Developer Guide

Developer Guide

Building a development environment

The OpenStack gate runs the tox tests found within tox.ini. Developers should use these tox tests to verify that their changes will work when the gate jobs run. Some systems may need additional packages for these tests to run properly.

To install all of the prerequisites and run the functional tests, use the script:



This script will apply the default security hardening configurations to the local host. Avoid running this script on production servers which have not been properly tested with the security role.

Writing documentation

Documentation consists of two parts: metadata and deployer notes. The metadata exists as YAML frontmatter for each STIG configuration. The frontmatter is followed by the text of the deployer note itself.

All of the notes are found within doc/metadata/rhel6. Here is an example of V-38497:

id: V-38497
status: implemented
tag: auth

Ubuntu 14.04, Ubuntu 16.04, and CentOS 7 allow accounts with null passwords to
authenticate via PAM by default. This STIG requires that those login attempts
are blocked.

For Ubuntu, the ``nullok_secure`` option will be removed from ``/etc/pam.d

For CentOS, the ``nullok`` option will be removed from ``/etc/pam.d/system-

The effects of the change are **immediate** and no service restarts are

Deployers can opt-out of this change by adjusting an Ansible variable:

.. code-block:: yaml

    security_pam_remove_nullok: no

Setting the variable to ``yes`` (the default) will cause the Ansible tasks to
remove the ``nullok_secure`` parameter while setting the variable to ``no``
will leave the PAM configuration unchanged.

The block after the first three dashes (---) is the metadata. The metadata must include:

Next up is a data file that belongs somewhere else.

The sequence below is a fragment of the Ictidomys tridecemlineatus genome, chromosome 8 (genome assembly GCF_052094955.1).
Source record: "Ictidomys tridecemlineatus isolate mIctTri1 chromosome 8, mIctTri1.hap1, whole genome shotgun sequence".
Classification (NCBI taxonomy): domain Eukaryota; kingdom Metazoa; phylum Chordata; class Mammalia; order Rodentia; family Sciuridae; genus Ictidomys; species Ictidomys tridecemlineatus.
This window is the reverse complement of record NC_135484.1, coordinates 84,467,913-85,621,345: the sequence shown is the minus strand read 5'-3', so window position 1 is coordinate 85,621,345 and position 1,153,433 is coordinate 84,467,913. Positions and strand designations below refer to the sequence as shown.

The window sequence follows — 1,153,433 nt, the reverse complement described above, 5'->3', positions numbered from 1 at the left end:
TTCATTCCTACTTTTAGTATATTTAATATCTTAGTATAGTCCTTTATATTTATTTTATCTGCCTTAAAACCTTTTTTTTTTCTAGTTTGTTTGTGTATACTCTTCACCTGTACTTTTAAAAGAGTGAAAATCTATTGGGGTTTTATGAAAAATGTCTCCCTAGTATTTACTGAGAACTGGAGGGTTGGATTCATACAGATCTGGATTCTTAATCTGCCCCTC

• id: The ID of the STIG configuration item.
  • status: The implementation status of the STIG configuration, such as implemented, exception, or opt-in.
  • tag: The Ansible tag associated with the task(s) that make changes based on the STIG requirement, such as auditd, kernel, or lsm.

The next block is the deployer note. The note should be brief, but it must answer a few critical questions:

  • What does the change do to a system?
  • What is the value of making this change?
  • How can a deployer opt out or opt in for a particular change?
  • Is there additional documentation available online that may help a deployer decide whether or not this change is valuable to them?

Run tox -e docs to rebuild the documentation from the metadata and review your changes.

Release notes

Adding release notes helps deployers and other developers discover the new additions to the role in a concise format. Release notes should be added to incoming patches if they would change something noticeable in the role, such as bug fixes, new functionality, or variable name changes.

To add a release note, use reno:

reno new i-made-a-new-feature-that-does-something-awesome

Once you run the reno new command with a release note slug, a new file appears in releasenotes/notes. Edit that file and adjust the relevant section to explain the changes found within your patch. Delete any unused sections and submit the release note with your patch.

For more details, refer to the documentation on release notes found in the OpenStack-Ansible developer documentation

Creative Commons Attribution 3.0 License

Except where otherwise noted, this document is licensed under Creative Commons Attribution 3.0 License. See all OpenStack Legal Documents.